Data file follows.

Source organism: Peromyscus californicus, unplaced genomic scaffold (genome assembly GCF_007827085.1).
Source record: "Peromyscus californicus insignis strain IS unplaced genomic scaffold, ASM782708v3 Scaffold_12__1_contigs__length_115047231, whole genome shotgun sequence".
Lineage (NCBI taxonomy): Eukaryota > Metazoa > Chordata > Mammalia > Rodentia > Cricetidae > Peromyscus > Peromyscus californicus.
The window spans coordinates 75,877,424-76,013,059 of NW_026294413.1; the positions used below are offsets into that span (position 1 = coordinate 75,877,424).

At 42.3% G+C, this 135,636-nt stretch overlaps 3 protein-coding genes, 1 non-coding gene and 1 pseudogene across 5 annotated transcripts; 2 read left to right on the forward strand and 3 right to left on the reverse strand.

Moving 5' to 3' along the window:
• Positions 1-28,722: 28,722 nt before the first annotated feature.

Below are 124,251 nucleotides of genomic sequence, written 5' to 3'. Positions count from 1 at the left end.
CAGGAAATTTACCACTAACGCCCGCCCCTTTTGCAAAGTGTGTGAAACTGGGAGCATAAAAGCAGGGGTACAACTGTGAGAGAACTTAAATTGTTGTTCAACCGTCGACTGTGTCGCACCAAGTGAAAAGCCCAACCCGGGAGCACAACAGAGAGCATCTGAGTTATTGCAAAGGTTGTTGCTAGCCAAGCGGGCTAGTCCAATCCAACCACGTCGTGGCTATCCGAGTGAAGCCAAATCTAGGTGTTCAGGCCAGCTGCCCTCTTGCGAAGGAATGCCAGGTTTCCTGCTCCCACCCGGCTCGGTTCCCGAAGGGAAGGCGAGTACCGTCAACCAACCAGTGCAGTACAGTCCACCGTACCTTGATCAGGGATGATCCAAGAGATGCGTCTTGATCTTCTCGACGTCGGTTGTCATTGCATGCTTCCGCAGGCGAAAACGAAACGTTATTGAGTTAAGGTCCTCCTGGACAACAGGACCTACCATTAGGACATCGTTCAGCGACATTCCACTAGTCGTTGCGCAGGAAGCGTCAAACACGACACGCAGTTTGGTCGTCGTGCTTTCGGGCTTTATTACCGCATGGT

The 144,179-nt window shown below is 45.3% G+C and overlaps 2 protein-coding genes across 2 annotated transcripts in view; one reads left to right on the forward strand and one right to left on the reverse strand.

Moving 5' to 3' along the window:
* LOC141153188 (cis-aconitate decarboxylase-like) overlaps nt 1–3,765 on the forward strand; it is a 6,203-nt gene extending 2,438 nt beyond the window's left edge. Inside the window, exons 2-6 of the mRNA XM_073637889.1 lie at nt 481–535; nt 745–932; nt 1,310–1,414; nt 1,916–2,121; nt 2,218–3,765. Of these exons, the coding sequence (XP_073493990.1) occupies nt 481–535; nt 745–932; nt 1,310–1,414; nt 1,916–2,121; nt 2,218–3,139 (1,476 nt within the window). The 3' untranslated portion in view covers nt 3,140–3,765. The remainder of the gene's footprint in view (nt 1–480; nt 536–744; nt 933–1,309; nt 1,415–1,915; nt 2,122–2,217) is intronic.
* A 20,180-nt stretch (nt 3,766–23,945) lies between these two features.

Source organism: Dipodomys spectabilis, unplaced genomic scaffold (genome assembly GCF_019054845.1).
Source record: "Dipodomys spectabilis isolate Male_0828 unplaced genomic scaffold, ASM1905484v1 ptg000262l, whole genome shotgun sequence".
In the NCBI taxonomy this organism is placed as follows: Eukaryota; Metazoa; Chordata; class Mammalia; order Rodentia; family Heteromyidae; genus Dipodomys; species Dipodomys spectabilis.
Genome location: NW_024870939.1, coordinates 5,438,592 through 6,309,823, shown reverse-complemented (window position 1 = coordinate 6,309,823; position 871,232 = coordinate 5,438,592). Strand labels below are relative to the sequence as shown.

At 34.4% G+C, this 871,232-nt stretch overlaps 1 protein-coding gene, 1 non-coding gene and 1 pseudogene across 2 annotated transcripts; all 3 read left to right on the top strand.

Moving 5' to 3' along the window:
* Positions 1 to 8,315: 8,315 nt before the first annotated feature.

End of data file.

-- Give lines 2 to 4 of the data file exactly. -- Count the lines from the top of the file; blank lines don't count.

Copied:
Source record: "Peromyscus californicus insignis strain IS unplaced genomic scaffold, ASM782708v3 Scaffold_12__1_contigs__length_115047231, whole genome shotgun sequence".
Lineage (NCBI taxonomy): Eukaryota > Metazoa > Chordata > Mammalia > Rodentia > Cricetidae > Peromyscus > Peromyscus californicus.
The window spans coordinates 75,877,424-76,013,059 of NW_026294413.1; the positions used below are offsets into that span (position 1 = coordinate 75,877,424).